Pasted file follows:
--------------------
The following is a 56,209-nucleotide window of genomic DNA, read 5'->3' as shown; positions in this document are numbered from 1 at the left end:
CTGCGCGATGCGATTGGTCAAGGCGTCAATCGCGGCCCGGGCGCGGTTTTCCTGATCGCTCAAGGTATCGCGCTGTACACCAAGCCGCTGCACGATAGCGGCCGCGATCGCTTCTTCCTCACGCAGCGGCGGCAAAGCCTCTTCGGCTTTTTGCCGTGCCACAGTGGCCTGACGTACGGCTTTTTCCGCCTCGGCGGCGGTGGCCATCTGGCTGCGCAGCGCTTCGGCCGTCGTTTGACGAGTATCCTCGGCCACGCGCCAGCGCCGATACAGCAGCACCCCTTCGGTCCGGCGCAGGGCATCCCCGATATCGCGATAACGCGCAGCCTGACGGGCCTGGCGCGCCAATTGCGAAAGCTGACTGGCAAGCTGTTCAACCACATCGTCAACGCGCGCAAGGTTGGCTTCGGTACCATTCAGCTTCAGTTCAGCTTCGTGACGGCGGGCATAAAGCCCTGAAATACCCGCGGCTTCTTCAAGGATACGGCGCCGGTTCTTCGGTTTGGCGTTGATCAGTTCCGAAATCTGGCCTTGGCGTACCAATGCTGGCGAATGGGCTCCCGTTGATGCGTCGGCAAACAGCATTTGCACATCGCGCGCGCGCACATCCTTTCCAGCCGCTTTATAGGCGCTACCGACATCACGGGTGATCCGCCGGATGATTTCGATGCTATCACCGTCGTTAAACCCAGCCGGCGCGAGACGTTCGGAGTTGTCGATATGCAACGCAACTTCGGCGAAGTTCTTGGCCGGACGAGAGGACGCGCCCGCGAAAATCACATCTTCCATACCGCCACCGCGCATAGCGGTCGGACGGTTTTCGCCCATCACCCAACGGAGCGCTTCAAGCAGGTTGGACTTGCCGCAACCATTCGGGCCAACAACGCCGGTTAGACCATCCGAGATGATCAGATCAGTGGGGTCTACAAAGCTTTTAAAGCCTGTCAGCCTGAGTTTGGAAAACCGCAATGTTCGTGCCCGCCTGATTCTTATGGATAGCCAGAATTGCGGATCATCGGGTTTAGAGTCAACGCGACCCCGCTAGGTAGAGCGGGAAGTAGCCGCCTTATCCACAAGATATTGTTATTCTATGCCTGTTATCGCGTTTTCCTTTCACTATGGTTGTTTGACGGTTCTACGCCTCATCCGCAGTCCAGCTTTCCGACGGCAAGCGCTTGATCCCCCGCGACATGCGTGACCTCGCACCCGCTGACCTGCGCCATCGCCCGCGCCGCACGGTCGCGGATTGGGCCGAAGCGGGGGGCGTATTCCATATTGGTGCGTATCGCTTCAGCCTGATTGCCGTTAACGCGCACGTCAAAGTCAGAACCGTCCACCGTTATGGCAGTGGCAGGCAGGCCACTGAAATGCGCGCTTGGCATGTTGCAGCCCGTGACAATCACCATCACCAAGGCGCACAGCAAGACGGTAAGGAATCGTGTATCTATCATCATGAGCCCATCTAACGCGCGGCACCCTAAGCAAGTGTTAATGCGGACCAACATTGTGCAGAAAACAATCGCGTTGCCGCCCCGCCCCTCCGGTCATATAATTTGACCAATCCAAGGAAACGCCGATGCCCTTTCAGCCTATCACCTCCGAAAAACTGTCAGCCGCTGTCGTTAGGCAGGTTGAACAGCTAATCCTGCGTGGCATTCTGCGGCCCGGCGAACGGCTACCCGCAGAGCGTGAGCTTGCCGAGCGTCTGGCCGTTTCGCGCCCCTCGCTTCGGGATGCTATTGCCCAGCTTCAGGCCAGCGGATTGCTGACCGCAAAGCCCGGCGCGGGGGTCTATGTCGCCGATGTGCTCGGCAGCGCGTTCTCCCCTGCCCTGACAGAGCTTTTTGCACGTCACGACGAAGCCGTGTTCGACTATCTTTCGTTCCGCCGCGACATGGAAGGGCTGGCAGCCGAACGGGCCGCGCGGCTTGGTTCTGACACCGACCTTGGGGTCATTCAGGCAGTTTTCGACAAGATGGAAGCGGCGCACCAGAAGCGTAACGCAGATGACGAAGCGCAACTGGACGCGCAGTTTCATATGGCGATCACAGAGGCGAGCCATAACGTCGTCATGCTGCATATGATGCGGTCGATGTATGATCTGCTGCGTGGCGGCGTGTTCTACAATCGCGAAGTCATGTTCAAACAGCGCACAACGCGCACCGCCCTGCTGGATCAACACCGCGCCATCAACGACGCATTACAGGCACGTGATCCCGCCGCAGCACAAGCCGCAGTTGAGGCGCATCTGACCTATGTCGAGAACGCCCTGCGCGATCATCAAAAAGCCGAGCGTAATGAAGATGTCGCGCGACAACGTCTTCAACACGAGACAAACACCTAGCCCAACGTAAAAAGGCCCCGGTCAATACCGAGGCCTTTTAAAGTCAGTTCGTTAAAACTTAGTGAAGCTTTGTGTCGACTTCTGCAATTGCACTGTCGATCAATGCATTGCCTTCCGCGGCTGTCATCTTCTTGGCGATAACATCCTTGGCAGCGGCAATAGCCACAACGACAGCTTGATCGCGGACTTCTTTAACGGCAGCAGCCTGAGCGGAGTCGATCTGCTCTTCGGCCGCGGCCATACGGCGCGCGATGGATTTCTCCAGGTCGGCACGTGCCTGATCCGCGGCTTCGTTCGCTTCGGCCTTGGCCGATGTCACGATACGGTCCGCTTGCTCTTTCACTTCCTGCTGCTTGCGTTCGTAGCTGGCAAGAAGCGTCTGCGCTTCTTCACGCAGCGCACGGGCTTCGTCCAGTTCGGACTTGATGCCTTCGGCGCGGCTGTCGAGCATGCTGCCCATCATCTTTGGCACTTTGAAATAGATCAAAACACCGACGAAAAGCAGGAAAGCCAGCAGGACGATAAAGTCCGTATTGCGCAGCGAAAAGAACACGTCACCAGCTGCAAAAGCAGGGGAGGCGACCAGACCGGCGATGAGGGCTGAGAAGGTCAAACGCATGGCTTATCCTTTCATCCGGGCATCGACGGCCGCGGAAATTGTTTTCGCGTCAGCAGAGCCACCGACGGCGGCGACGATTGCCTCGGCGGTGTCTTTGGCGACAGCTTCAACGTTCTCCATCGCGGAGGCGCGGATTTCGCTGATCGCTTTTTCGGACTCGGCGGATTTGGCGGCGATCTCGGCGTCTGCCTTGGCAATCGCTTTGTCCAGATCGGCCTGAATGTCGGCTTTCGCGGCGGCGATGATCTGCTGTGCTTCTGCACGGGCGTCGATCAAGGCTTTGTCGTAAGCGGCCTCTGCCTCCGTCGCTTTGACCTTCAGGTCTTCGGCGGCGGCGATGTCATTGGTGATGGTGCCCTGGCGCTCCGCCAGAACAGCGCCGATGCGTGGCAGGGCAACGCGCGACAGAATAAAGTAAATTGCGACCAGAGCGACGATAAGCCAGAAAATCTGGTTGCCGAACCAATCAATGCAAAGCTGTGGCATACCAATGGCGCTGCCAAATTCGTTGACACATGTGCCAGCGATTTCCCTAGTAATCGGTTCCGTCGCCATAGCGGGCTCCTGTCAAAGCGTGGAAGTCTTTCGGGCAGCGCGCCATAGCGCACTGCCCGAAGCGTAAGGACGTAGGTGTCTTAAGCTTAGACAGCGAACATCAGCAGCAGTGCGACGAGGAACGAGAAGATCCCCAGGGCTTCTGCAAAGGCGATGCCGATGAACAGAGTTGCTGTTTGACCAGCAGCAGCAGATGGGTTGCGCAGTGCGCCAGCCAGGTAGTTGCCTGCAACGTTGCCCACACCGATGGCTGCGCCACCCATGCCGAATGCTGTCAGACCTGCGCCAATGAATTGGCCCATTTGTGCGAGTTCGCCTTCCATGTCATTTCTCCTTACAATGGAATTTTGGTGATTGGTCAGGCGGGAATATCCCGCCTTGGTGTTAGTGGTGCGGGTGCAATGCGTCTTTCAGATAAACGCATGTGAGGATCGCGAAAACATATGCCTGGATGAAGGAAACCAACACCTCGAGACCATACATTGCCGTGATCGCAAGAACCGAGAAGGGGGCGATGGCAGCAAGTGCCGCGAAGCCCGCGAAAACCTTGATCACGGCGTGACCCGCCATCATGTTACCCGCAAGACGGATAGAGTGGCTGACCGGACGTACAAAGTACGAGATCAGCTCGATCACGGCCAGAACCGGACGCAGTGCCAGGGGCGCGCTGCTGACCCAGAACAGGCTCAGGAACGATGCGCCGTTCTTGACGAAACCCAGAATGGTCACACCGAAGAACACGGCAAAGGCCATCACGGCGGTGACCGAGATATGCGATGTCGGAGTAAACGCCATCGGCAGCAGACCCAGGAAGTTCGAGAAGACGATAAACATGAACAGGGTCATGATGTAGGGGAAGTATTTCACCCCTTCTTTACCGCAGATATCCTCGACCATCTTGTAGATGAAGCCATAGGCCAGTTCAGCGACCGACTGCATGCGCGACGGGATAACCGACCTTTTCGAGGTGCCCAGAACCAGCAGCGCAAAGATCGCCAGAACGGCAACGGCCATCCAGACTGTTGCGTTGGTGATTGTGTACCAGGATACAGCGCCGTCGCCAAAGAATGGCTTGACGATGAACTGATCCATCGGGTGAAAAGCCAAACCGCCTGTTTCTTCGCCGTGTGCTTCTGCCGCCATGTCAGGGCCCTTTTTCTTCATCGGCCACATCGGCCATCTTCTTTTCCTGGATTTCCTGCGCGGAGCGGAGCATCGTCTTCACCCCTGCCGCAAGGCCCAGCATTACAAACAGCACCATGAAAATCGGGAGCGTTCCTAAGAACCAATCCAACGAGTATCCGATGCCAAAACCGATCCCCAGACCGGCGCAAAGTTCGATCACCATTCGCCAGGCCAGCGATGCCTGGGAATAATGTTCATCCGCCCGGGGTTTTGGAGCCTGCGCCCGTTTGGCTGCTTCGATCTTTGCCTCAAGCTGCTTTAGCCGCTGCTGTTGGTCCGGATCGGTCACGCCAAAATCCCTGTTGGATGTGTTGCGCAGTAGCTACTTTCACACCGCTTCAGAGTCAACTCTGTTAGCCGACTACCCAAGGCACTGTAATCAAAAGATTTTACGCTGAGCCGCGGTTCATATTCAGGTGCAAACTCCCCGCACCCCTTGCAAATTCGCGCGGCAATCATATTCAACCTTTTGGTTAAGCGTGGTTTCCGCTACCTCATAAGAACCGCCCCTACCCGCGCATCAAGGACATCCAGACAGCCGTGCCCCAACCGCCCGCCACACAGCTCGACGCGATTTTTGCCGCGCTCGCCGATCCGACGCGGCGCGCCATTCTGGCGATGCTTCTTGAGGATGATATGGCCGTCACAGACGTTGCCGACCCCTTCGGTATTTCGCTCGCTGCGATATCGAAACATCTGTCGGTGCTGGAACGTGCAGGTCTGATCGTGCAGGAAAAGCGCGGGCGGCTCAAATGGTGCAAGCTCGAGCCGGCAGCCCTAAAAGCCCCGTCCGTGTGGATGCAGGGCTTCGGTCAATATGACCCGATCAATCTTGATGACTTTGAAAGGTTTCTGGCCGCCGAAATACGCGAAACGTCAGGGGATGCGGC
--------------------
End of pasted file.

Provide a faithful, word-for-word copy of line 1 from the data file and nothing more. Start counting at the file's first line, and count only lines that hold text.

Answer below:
The following is a 56,209-nucleotide window of genomic DNA, read 5'->3' as shown; positions in this document are numbered from 1 at the left end: